By Tricia Lunt, English faculty

Early in November, I experienced a minor fashion crisis while my friend Ingrid was visiting. I was searching my apartment for my legwarmers as she and I were getting dressed to go out for a night of fun.

“Maybe you left them at your dance recital,” was her comic comeback.

“Ha-ha-ha,” I replied.

I discovered my rascally legwarmers hiding in my boots: disaster averted.

Legwarmers’ popularity peaked in the 1980’s, largely due to the movie Flashdance and the onslaught of aerobics videos, and the attendant popular culture phenomena, my favorite being Olivia Newton John’s invitation, “Let’s Get Physical”. While I certainly enjoy a wide array of legwarmer color combinations, my go-to pair is basic black—always slimming, easily coordinated with everything.

I never wore legwarmers during their 1980’s heyday, a decade with fashion fads that are remembered entirely too fondly in my opinion. I was quite young through those years, and certainly I don’t look back at shoulder pads and acid wash jeans with longing.

1980s-fashionitem-leg-warmers

Work that look, ladies!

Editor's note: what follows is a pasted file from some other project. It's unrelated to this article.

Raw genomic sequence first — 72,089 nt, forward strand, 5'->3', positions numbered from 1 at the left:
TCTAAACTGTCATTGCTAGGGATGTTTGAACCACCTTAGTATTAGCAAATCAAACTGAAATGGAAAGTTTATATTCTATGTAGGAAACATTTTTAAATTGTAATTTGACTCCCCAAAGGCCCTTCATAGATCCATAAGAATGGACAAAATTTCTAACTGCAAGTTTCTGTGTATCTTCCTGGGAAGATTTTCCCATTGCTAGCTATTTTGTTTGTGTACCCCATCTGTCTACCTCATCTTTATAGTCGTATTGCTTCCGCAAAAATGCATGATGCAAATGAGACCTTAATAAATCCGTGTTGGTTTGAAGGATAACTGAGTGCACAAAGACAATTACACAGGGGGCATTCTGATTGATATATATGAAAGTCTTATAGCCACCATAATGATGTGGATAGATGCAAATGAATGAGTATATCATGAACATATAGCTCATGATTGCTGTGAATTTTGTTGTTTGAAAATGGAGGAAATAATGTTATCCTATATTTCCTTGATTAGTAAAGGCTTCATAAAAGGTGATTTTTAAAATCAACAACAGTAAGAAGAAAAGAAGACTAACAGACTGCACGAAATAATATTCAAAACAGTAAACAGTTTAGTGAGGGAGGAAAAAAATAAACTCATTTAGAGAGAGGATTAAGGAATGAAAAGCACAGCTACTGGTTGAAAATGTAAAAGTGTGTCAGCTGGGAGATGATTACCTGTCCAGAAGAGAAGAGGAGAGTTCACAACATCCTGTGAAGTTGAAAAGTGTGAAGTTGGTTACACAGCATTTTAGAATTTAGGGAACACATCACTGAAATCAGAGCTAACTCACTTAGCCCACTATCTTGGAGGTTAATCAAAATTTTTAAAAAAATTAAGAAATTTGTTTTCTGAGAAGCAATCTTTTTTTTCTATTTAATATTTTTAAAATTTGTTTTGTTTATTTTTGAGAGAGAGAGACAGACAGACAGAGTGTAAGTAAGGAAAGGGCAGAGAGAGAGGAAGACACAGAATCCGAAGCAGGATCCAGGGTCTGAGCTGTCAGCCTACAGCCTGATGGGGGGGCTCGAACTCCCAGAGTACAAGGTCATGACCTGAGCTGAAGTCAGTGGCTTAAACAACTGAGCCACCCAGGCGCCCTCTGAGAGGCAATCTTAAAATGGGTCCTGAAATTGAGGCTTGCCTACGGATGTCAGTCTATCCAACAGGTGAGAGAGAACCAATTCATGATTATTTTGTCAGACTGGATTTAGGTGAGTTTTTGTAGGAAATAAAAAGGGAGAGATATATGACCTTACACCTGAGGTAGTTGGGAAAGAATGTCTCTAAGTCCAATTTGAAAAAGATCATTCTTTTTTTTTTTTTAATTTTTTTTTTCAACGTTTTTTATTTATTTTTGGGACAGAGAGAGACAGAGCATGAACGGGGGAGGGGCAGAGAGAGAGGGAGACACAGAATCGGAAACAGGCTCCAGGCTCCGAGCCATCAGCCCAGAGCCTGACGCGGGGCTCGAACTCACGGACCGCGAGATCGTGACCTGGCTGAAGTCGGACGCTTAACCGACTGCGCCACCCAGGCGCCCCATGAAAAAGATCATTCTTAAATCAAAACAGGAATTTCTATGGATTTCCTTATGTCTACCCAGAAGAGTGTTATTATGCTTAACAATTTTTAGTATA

While they may have largely faded from widespread popularity, legwarmers remain ridiculously useful, particularly as a functional, alterable layer. I can add them easily, or remove them, or scrunch them down to a little fabric bunch at my ankle. They are a portable and lightweight warming option, easily fitting into pockets or purses, unlike an extra coat.

Legwarmers are a vital part of my penchant for layering throughout the year, and bundling when necessary. Over the course of the 2014 calendar year, I wore my legwarmers eleven out of twelve months. When I went to the Pacific Northwest in July, I brought my trusty legwarmers primarily because the weather report included daytime highs in the 40’s and 80’s, which is a considerable range requiring effective packing. I wore my legwarmers on my arms as extra sleeves when on chilly sunrise boat trip to The San Juan Islands, and was able to pare down to just a tank top when the afternoon emerged as a sunny 75 degree day.